revolutionary tools.  groundbreaking articles.  proven results.

Projecting the NFC South: Atlanta Falcons Receiver Roddy White is a Bargain

I appeared on RotoViz Radio: A Football Podcast to discuss the NFC South with Matthew Freedman.1 The fantastic apps here at RotoViz like the Best Ball ADP App and the Cheat Sheet Calculator are powered by the projections of RV contributors. I recently projected all 32 teams, and I’ll kick off the NFC South with the Atlanta Falcons.

Atlanta Falcons


With Kyle Shanahan bringing his offense with him, it’s going to be much easier for him to do what he wants to do based on personnel alone. With the offensive line still in a rebuild and the running backs starting off hobbled, it makes sense that this team will still need to pass a little more often than they want to when their defensive woes are taken into account. FD shared his thoughts on this offense here, and Kevin Cole made a case for the RV projections crew being too low on Matt Ryan here. I think Shanahan has the personnel in Atlanta to keep this offense somewhat balanced for the most part in spite of the defense, and this isn’t at all a bad thing for the skill position players.



That said, this isn’t the quarterback I’m targeting in this tier, as I have him projected to produce a little below his ADP. He still seems entirely too reliant on the success of Julio Jones to be able to out-produce his ADP. Sure, it could happen with a new scheme and play caller, but I’d rather look elsewhere.

Wide Receivers


While I’m not investing in Matt Ryan this year, I’m certainly on board with an early pick spent on Julio Jones anywhere in the first round, and Mike Braude built a case for Jones as the number one overall draft pick. The injury concerns are still there, and will frankly always be there at this point, but he should be targeted heavily in this offense. Based on Shanahan’s historical WR1 treatment and Jones’ talent, it’s not surprising he’s projected to receive 29 percent of the reTRGMS. If we could finally get Jones out of the split-end role, his ceiling would increase even more.

I know the WR2 lack of production is probably overstated in the Shanahan offense. Kevin Walter and Leonard Hankerson probably had something to do with that. Roddy White is coming off the board 9 spots after where I have him projected and is a great value this year. Dr. Budoff helped give me peace of mind that the knee isn’t really anything to worry about in the short term. I don’t see his intermediate-based routes changing much as he pulls down just over 20 percent of the reTRGMS for 7.5 YPT.

I can’t begin to say I know whether it will be the aforementioned Leonard Hankerson or Justin Hardy that will take the leftover WR3 targets. Hankerson has the upside and the scheme experience, but I think we will see more of Hardy with a few boom type weeks from Hankerson. His role is likely somewhat redundant to Jones. Either way you skin the cat, I’m sure that their playing time will be dictated more based on which receiver potentially misses time in front of them. Justin Bailey thinks Hankerson would likely be the first man up if Jones or White sustain injury, but I think based on the Shanahan scheme it will be more role dependent.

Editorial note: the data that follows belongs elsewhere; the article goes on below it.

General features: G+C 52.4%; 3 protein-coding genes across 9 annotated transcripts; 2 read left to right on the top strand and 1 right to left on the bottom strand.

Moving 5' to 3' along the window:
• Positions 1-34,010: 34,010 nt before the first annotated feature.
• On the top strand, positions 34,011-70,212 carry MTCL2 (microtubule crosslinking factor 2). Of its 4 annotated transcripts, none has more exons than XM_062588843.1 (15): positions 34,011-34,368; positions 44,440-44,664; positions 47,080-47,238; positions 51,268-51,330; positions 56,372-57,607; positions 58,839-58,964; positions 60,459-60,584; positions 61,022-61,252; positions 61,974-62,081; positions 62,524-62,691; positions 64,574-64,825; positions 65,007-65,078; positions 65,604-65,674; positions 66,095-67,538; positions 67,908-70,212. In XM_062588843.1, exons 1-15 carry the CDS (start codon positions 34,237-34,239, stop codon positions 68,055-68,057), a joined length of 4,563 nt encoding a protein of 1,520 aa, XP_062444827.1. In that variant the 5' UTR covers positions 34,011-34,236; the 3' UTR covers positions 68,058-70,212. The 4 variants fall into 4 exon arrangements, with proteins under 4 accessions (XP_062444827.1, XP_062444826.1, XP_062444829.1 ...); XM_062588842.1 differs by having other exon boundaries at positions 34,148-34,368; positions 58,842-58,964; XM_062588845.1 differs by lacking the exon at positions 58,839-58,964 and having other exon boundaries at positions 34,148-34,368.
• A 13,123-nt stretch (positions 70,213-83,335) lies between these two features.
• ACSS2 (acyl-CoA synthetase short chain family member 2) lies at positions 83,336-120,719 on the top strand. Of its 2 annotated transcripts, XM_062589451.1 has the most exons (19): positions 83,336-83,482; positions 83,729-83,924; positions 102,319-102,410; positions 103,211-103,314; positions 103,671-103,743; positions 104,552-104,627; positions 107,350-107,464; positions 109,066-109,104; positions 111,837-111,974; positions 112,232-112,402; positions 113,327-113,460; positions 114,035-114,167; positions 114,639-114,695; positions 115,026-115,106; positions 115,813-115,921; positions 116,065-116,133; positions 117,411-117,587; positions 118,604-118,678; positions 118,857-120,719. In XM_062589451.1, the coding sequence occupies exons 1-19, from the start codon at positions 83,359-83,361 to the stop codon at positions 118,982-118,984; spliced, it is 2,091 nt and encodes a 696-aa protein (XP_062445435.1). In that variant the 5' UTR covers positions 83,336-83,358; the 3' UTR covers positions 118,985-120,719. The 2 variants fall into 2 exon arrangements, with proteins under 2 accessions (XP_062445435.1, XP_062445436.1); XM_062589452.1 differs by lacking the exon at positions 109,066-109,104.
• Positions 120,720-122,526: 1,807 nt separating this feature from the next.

Tight Ends


Honestly, there’s nothing to see here. I could be wrong, but I don’t see enough leftover balls to go around to make Jacob Tamme anything more than a spot-start when you’re in a pinch maybe on a bye-week.

Running Backs


With both Tevin Coleman and Devonta Freeman nursing injuries, both seem to share the same disadvantage, and both were alternating starter time leading up to their respective injuries. Based on athletic ability, college production, and draft capital, give me the explosion freak to win the lion share of early down work. I have Coleman earning over 200 carries in his rookie season, and I think that’s maybe too conservative. Shanahan’s history calls for one guy to lead the rushing market share by a heavy margin, but I think there is some truth to the coaching staff still being a little hesitant to ride Coleman exclusively.

Freeman has to be the change of pace and passing down guy in my eyes. It’s not that Coleman can’t do it, it’s just that Freeman is probably better suited to take on the role while keeping two guys already injured healthy throughout the season. It’s not like I still don’t have Coleman catching passes. I’m on board with both running backs given their ADPs from a projection standpoint, but I’m letting someone else draft Freeman in traditional redraft leagues and targeting receivers in that range.

Be sure to play around with your own projections in the Projection Machine, and I’ll cover off on the rest of the NFC South shortly.

  1. Available soon. Just subscribe on iTunes already.  (back)

recent and related...

in case you missed it...

NFL Week 16: Coulda, Woulda, Shoulda

Monty Phan wraps up the weekend of NFL action. For nearly four months every year, my wife puts up with a husband who is totally useless on Sundays, a slave to the Red Zone Channel and NBC Sunday Night Football. Just when the season crescendos to a climax – the

Read More

Michael Thomas Sets Records As Surprise WRs Make Their Case to Dynasty Owners

Shawn Siegele looks at all the top wide receiver performances from Week 16, including big games from Sterling Shepard, Diontae Johnson, and Steven Sims Jr. Championship weekend featured a title-winning fourth-down score from Tyler Boyd and monster performances from two legends. Michael Thomas and Julio Jones combined for 22 catches

Read More

Sign-up today for our free Premium Email subscription!

© 2019 RotoViz. All rights Reserved.